As Spangler concluded, he suggested a public hearing be held. “Fortunately, there’s still time to act,” he said, “with the cold and snow, the aggregation of deer (remains). I urge you to rescind the action.”

John Zanmiller of the Bluffland Whitetails organization approached the board after Spangler, explaining that he wanted to bring a different perspective to the conversation.

“If CWD is not addressed at the local level, it will be devastating at the state level,” he said. “One of the things that has not been brought up is the economic impact that CWD has. There’s a lot of orange over the hill in November, and we see a lot of business in our hotels, at taxidermies…recreational property values have gone down. We’ve seen a 15 percent decline in value of properties where CWD has been found, and if a property loses 15 percent of its value, it’s going to have to be reallocated somewhere else. I urge you to reconsider your action and to work with the DNR on responsible action on county-owned land adjacent to the state veterans’ cemetery.”

State conservation officer Mitch Boyum came before the commissioners after Zanmiller, offering to answer any of the board’s and gallery’s questions. He informed the board that the main reason the DNR has sought the county’s approval to shoot deer on the county farm is that the state bike trail is approximately 90 feet wide, meaning it’s close to private properties and also used as a ski trail during the winter.

“Over 50 percent of the CWD deer are within a mile of the county property, and that effectively makes it a refuge for CWD,” Boyum said. “We’re talking about the heart and ground zero for this disease. The USDA (United States Department of Agriculture) folks, the sharpshooters who are doing this, are professionals and know the ins and outs of doing this in a professional manner. You may not agree 100 percent with the statistics, but I feel that we’ve got to listen to the wildlife experts and go with the best plan…I want to get a bridge between the DNR and the county.”

Bakke stated he had been contacted by state DNR representatives who clarified the narrative surrounding the DNR’s purpose and who can shoot. However, Bakke said he had told the representatives that the board had already taken action and the seemingly-settled matter required no DNR attendance at upcoming meetings.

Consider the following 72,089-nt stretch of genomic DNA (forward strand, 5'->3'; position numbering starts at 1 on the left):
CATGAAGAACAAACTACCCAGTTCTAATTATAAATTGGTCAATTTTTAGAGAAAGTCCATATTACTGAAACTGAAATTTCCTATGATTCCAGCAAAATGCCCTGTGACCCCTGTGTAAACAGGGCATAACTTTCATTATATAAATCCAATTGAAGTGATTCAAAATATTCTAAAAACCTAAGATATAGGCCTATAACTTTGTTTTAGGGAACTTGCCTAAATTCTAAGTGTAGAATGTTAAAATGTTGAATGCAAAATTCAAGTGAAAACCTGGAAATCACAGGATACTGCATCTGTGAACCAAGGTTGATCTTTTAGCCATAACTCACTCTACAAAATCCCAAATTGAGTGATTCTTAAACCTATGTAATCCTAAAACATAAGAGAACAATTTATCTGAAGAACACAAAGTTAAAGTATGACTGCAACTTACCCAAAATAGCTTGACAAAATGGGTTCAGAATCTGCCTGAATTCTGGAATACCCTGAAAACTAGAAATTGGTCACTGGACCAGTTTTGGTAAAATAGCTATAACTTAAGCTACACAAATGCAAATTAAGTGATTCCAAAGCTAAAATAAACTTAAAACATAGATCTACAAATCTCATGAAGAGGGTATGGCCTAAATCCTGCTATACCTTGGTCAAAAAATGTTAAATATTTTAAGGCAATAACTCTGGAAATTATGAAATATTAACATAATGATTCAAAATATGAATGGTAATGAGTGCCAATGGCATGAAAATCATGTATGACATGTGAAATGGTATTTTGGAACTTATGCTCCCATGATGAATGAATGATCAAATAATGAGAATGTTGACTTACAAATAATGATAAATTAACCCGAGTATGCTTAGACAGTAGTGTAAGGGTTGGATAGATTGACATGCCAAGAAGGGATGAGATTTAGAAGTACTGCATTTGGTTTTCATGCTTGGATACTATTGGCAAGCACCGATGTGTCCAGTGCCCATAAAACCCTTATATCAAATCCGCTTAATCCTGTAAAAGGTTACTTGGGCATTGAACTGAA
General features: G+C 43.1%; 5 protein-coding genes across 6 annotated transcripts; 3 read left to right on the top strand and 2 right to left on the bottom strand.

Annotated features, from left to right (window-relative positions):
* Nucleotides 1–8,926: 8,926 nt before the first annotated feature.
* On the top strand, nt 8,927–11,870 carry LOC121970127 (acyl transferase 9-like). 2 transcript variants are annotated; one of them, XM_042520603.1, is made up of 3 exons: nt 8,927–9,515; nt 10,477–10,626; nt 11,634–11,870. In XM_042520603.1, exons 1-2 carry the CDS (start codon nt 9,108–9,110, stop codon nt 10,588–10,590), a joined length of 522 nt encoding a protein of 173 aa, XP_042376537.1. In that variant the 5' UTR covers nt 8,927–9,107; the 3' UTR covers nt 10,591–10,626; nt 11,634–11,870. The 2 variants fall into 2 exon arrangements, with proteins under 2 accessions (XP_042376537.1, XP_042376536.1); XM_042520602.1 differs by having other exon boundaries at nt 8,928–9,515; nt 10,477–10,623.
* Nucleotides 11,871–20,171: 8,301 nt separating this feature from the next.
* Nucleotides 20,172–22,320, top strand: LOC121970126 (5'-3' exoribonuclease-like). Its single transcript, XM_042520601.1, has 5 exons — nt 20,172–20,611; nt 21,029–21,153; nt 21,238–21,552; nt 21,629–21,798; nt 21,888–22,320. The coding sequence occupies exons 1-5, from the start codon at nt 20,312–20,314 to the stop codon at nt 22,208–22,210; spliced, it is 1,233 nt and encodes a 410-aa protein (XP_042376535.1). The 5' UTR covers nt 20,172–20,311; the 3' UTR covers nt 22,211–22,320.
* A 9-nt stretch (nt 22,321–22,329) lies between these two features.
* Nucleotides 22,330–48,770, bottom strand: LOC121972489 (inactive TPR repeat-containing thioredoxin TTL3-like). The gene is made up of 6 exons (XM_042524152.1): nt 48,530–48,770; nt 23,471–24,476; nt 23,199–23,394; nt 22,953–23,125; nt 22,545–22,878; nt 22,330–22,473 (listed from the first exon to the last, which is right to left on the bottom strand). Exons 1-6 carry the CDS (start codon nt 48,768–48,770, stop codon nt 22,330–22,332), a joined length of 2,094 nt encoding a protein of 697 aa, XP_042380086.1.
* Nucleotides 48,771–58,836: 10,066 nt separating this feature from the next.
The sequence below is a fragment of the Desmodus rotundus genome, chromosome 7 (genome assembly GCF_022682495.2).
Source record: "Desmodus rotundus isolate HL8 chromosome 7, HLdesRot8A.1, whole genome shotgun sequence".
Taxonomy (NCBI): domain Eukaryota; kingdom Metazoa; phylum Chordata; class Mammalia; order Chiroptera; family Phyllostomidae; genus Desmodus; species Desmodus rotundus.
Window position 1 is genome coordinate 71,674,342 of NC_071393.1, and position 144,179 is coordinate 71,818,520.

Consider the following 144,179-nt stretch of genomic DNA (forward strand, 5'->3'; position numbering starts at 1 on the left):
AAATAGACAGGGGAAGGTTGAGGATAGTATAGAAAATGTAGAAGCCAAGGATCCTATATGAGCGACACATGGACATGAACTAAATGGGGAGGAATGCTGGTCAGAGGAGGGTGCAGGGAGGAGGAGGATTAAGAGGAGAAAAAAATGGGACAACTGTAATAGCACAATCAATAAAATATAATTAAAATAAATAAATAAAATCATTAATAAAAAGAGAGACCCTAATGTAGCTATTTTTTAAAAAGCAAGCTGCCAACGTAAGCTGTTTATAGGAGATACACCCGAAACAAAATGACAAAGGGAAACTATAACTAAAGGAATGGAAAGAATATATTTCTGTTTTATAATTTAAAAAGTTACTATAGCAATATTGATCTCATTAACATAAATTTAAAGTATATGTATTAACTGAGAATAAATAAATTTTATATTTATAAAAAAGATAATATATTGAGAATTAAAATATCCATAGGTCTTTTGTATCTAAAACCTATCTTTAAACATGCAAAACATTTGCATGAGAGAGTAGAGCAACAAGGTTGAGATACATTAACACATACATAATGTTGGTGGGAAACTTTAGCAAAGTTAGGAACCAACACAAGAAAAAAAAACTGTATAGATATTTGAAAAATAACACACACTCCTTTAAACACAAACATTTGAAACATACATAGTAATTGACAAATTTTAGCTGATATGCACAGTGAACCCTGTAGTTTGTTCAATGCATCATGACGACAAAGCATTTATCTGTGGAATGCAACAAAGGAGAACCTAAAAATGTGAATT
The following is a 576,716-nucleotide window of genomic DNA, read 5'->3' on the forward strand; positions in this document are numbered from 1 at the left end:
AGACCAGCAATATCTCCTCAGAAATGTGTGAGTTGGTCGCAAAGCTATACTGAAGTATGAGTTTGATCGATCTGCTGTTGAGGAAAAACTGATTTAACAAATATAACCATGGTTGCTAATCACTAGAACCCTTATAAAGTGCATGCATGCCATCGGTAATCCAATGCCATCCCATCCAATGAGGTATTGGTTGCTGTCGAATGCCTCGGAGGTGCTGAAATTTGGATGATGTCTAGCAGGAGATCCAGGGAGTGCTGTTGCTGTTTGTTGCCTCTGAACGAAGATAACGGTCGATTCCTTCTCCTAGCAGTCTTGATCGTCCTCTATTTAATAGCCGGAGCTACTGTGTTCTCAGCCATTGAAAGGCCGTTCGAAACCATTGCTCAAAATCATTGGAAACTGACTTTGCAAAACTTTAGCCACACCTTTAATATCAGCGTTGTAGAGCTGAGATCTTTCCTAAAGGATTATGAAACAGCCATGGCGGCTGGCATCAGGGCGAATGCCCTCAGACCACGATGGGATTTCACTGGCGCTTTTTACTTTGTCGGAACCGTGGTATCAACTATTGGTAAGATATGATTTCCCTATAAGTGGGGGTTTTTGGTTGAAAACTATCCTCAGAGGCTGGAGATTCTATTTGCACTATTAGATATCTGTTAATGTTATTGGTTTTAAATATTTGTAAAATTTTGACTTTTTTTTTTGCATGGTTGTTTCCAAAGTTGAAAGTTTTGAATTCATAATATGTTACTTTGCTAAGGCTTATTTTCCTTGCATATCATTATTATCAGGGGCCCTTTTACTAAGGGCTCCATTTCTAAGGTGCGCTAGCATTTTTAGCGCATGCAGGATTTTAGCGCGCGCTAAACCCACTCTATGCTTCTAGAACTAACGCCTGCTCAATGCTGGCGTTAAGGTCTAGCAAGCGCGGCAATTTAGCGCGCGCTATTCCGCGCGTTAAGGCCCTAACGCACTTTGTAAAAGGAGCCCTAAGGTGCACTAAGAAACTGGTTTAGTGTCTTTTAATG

“I had someone from the Minnesota Department of Veterans’ Affairs who said that they would not object to shooting deer on the land,” Bakke continued. “I do have an email from the deputy of veterans’ affairs that says that the department respects the board’s decision, but that if we made a decision that’s different than the one we made last week, they would not be opposed. They prefer to have the deer eliminated, or it will always continue to be a yearly issue on their property.”

Bakke referred to a map supplied to him showing the Feb. 27 location of a deer population suspected to be infected, as well as a map of a concentration of infected herds in Wisconsin — where CWD was first detected and where the state has determined that nature should take its course.

He then introduced a resolution he had drafted earlier in the morning before arriving at the courthouse, and he distributed it to the rest of the board for their consideration as an amendment to the agenda.

It read, “Whereas the spread of CWD will have a negative effect on the health of deer in Fillmore County and a decrease in hunting opportunities and lower numbers of hunters will have a negative economic effect in Fillmore County, and whereas DNR research and maps created from that research show the area known as the county farm as being within the epicenter of confirmed positive tests for CWD in harvested deer, and whereas the DNR and USDA have a disease management plan in place as an attempt to stop the spread of CWD and this action is not considered to be hunting, and whereas the Fillmore County board has a general hunting ban in place on the county farm as a means to provide a buffer for the Preston veterans’ cemetery that will remain in place, therefore be it resolved that the Fillmore County Board authorize access to only field numbers 8 and 9, and said access shall be other means and not through other county land which includes field 5, 7 and 12, for the purpose of disease control for the time frame of March 13, 2019, at 12 a.m. to the period of March 29, 2019. at 11:59 p.m. The DNR shall provide an annual report of the status of CWD to the county board and any subsequent access requests for 2020 or beyond must come before the county board for discussion and possible approval, with no pre-approved promises made.”